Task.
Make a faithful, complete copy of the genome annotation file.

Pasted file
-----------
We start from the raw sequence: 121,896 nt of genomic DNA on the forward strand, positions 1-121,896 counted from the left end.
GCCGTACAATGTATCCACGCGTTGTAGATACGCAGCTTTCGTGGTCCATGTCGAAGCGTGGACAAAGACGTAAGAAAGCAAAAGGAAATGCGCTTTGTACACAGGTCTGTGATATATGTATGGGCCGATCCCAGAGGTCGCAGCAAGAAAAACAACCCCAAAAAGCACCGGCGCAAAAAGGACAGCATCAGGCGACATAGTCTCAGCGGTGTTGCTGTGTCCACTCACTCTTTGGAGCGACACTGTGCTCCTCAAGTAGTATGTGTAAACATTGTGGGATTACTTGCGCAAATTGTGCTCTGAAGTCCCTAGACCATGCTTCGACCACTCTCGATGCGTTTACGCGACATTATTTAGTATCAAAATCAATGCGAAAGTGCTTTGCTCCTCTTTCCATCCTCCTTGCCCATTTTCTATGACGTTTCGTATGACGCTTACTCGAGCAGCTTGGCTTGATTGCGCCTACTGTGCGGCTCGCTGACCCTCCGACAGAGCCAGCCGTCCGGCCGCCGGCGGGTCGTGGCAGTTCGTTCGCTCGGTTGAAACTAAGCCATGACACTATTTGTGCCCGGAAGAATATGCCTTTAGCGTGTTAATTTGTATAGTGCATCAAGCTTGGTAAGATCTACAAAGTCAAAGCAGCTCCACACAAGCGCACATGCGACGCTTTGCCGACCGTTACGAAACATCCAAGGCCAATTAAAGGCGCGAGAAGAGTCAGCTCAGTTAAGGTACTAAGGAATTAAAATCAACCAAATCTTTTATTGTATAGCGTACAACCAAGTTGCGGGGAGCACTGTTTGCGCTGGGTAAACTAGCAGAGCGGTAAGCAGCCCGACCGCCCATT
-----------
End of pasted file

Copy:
We start from the raw sequence: 121,896 nt of genomic DNA on the forward strand, positions 1-121,896 counted from the left end.
GCCGTACAATGTATCCACGCGTTGTAGATACGCAGCTTTCGTGGTCCATGTCGAAGCGTGGACAAAGACGTAAGAAAGCAAAAGGAAATGCGCTTTGTACACAGGTCTGTGATATATGTATGGGCCGATCCCAGAGGTCGCAGCAAGAAAAACAACCCCAAAAAGCACCGGCGCAAAAAGGACAGCATCAGGCGACATAGTCTCAGCGGTGTTGCTGTGTCCACTCACTCTTTGGAGCGACACTGTGCTCCTCAAGTAGTATGTGTAAACATTGTGGGATTACTTGCGCAAATTGTGCTCTGAAGTCCCTAGACCATGCTTCGACCACTCTCGATGCGTTTACGCGACATTATTTAGTATCAAAATCAATGCGAAAGTGCTTTGCTCCTCTTTCCATCCTCCTTGCCCATTTTCTATGACGTTTCGTATGACGCTTACTCGAGCAGCTTGGCTTGATTGCGCCTACTGTGCGGCTCGCTGACCCTCCGACAGAGCCAGCCGTCCGGCCGCCGGCGGGTCGTGGCAGTTCGTTCGCTCGGTTGAAACTAAGCCATGACACTATTTGTGCCCGGAAGAATATGCCTTTAGCGTGTTAATTTGTATAGTGCATCAAGCTTGGTAAGATCTACAAAGTCAAAGCAGCTCCACACAAGCGCACATGCGACGCTTTGCCGACCGTTACGAAACATCCAAGGCCAATTAAAGGCGCGAGAAGAGTCAGCTCAGTTAAGGTACTAAGGAATTAAAATCAACCAAATCTTTTATTGTATAGCGTACAACCAAGTTGCGGGGAGCACTGTTTGCGCTGGGTAAACTAGCAGAGCGGTAAGCAGCCCGACCGCCCATT